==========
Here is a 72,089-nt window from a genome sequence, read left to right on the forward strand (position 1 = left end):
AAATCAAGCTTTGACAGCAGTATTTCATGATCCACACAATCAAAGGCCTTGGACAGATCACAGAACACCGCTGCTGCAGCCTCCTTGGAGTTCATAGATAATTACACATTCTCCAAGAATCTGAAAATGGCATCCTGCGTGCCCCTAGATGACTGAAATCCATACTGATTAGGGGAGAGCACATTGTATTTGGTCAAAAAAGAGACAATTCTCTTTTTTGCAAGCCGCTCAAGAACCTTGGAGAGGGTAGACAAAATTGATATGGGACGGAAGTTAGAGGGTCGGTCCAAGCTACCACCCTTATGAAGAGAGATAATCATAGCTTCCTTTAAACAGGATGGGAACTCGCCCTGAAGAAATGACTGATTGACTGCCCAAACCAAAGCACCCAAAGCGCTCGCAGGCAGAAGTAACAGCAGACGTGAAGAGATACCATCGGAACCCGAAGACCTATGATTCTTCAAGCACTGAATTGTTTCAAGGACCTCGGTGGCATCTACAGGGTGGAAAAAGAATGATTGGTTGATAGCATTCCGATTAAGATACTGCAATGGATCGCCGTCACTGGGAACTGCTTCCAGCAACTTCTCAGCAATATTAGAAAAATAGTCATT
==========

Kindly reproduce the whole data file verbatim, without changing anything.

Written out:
Here is a 72,089-nt window from a genome sequence, read left to right on the forward strand (position 1 = left end):
AAATCAAGCTTTGACAGCAGTATTTCATGATCCACACAATCAAAGGCCTTGGACAGATCACAGAACACCGCTGCTGCAGCCTCCTTGGAGTTCATAGATAATTACACATTCTCCAAGAATCTGAAAATGGCATCCTGCGTGCCCCTAGATGACTGAAATCCATACTGATTAGGGGAGAGCACATTGTATTTGGTCAAAAAAGAGACAATTCTCTTTTTTGCAAGCCGCTCAAGAACCTTGGAGAGGGTAGACAAAATTGATATGGGACGGAAGTTAGAGGGTCGGTCCAAGCTACCACCCTTATGAAGAGAGATAATCATAGCTTCCTTTAAACAGGATGGGAACTCGCCCTGAAGAAATGACTGATTGACTGCCCAAACCAAAGCACCCAAAGCGCTCGCAGGCAGAAGTAACAGCAGACGTGAAGAGATACCATCGGAACCCGAAGACCTATGATTCTTCAAGCACTGAATTGTTTCAAGGACCTCGGTGGCATCTACAGGGTGGAAAAAGAATGATTGGTTGATAGCATTCCGATTAAGATACTGCAATGGATCGCCGTCACTGGGAACTGCTTCCAGCAACTTCTCAGCAATATTAGAAAAATAGTCATT